Swallowable camera-capsule to visualise gastrointestinal tract from patient's interior

Yoqneam 09 June 2000A new wireless endoscopy system has been developed by Israeli-based Given Imaging Limited and produces high-quality images of the small bowel without pain or discomfort to the patient. The system consists of a small swallowable capsule containing a battery, a camera on a chip, a light source, and a transmitter. The camera-capsule has a one centimetre section and a length of three centimetres so it can be swallowed with some effort. In 24 hours, the capsule is crossing the patient's alimentary canal.

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"Small bowel endoscopy is currently limited by problems of discomfort and failure to advance far into the small bowel", stated one of the study authors Paul Swain, MD, a professor of gastroenterology at the Royal London Hospital, United Kingdom. "This is the first time that we have been able to achieve painless endoscopic imaging of the entire small bowel."

The wireless endoscopy system utilised by Dr. Swain, has been developed by the Israeli-based company Given Imaging and features three components:

  • M2ATM Swallowable Imaging Capsule - a patented, video colour-imaging disposable capsule which is swallowed, glides smoothly through the digestive tract and is naturally excreted. Through the use of miniature electronics and complementary metal oxide silicone technology, the M2ATM capsule can transmit high-quality video images using lower power consumption than charged coupled devices.
  • Wireless recorder worn on a belt around the waist which receives signals transmitted by the capsule through an array of antennae placed on the patient's body. The ambulatory belt permits users to continue about their daily activities during the "GI examination".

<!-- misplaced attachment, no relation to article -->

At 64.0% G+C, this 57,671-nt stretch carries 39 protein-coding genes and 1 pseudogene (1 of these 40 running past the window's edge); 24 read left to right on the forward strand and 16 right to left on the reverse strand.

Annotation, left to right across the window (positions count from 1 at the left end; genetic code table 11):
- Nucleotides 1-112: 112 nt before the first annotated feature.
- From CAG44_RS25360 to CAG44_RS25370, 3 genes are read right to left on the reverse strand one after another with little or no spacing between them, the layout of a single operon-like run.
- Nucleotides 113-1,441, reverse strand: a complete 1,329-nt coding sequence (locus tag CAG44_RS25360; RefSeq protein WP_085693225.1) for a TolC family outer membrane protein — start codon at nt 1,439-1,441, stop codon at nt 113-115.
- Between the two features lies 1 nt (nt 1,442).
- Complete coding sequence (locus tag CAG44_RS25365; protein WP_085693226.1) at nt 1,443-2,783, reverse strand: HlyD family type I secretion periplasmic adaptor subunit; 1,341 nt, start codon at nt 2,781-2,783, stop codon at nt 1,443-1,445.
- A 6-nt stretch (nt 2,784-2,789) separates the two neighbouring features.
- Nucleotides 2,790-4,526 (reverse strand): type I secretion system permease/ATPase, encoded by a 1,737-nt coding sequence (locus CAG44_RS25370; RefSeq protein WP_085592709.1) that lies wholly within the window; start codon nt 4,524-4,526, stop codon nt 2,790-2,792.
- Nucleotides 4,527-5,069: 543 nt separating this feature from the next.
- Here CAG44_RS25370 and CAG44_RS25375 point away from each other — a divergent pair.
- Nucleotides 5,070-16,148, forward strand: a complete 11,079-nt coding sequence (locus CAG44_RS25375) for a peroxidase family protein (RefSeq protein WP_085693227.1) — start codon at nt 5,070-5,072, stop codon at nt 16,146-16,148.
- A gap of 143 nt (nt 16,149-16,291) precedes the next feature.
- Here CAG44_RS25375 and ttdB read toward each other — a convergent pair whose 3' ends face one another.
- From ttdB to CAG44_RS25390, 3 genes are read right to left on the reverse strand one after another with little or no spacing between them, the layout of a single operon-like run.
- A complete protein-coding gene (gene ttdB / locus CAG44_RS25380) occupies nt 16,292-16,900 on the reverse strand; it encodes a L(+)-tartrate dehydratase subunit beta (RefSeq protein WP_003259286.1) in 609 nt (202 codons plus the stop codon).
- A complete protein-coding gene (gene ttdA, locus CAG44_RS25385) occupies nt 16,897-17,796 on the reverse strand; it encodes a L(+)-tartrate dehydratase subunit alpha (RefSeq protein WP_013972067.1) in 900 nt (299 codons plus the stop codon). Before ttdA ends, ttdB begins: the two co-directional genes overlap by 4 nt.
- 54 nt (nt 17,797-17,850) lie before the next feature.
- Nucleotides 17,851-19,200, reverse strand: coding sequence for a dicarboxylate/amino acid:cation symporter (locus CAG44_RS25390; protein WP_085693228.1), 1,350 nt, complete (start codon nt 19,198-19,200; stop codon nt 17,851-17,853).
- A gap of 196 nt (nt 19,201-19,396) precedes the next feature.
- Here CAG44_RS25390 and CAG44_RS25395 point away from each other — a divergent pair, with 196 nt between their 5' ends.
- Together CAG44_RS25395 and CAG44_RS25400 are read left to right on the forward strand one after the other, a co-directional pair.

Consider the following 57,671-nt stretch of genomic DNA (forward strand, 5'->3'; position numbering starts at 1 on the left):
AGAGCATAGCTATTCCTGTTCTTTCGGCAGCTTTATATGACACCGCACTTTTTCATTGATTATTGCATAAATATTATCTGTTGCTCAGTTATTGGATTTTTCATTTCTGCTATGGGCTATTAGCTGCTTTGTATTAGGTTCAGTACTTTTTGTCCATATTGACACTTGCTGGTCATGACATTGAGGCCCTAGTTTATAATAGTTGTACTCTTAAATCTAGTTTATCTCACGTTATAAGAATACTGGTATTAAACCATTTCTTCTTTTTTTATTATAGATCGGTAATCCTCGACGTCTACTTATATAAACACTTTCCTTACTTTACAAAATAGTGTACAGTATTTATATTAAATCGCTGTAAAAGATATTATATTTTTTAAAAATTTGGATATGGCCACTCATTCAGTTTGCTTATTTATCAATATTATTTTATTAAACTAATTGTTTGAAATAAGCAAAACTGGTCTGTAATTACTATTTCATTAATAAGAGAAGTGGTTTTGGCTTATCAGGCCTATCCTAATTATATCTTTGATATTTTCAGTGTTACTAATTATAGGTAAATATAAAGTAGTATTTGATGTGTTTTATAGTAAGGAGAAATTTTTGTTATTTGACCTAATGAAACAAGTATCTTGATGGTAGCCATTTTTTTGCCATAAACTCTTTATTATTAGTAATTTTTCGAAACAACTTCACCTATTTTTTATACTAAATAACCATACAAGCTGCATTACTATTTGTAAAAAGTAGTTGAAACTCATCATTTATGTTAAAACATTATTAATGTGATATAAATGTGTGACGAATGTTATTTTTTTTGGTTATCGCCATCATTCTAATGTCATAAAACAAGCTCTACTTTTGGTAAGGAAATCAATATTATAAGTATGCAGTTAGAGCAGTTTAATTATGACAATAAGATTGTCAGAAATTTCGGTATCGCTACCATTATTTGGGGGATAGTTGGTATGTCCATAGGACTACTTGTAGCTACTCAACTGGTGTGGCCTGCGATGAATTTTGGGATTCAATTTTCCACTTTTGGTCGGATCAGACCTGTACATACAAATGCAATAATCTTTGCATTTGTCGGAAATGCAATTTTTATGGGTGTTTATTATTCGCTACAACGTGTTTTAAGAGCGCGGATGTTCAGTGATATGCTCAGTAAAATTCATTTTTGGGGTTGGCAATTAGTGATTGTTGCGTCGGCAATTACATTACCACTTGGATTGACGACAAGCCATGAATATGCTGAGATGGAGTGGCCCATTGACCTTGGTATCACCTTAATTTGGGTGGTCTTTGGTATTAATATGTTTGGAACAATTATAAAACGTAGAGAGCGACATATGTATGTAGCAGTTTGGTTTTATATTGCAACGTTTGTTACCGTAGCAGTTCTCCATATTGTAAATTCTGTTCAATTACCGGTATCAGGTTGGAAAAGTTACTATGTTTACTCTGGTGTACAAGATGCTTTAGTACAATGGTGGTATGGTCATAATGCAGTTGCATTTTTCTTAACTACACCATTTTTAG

• Computer workstation, equipped with Given's proprietary RAPID or Reporting and Processing of Images and Data software, which processes the data and produces a short video clip of the small intestine and additional relevant information from the digestive tract. The Given workstation will permit physicians to view, edit and archive the video, and save individual images and short video clips.

The key to the success of the system constitutes miniature electronics and complementary metal oxide silicone (CMOS) technology, allowing the capsule to transmit high-quality video images with much lower power consumption than with charged coupled devices (CCD). Silver oxide batteries power the camera, white light emitting diodes (LED) and the transmitter within the capsule.

The data presented and published includes results from animal research and human volunteers. The system provided over five hours of recorded images from the gastrointestinal tract. Patients reported that the capsule was easily swallowed and caused no discomfort. The capsule, which is propelled by peristalsis, the natural contraction and relaxation of the intestine, was able to successfully transmit video images throughout the entire small bowel (pylorus to cecum), and reached the first part of the large intestine in less than two hours.

Dr. Paul Swain noted that the image window on the capsule remained clear throughout the whole transmission and that he was able to continuously track the position of the capsule as it moved through the patient's small intestine. "The successful development of a wireless endoscopy system which can transmit and record clear video images of the human small bowel is a real breakthrough for diagnostic imaging", stated Dr. Swain.

During the development phase of the system, alternative methods have been tested to store the images on a memory chip within the capsule. After their trip across the patient's body, the images could be analysed afterwards. It proved to be extremely difficult though to install sufficient memory capacity on such a tiny little space. The present version has the advantage that the medical specialists can view the images right away.

For the capsule design sensors and techniques have been applied that have been developed by Nasa to measure the vital body functions of astronauts. Human trials in the United States are planned for this summer as a part of Given Imaging's plan to obtain 510k clearance of the device from the United States Food and Drug Administration in the United States by the end of the year.

Given Imaging Limited is an Israeli-based company established to develop, produce, and market an innovative platform technology for diagnostics and therapy of the gastrointestinal (GI) tract. Given maintains its corporate headquarters, research and development laboratories, and production plant in a newly constructed 25.000 square-foot facility in Yoqneam, Israel. The company's North American headquarters are located in Norcross, Georgia.


Leslie Versweyveld

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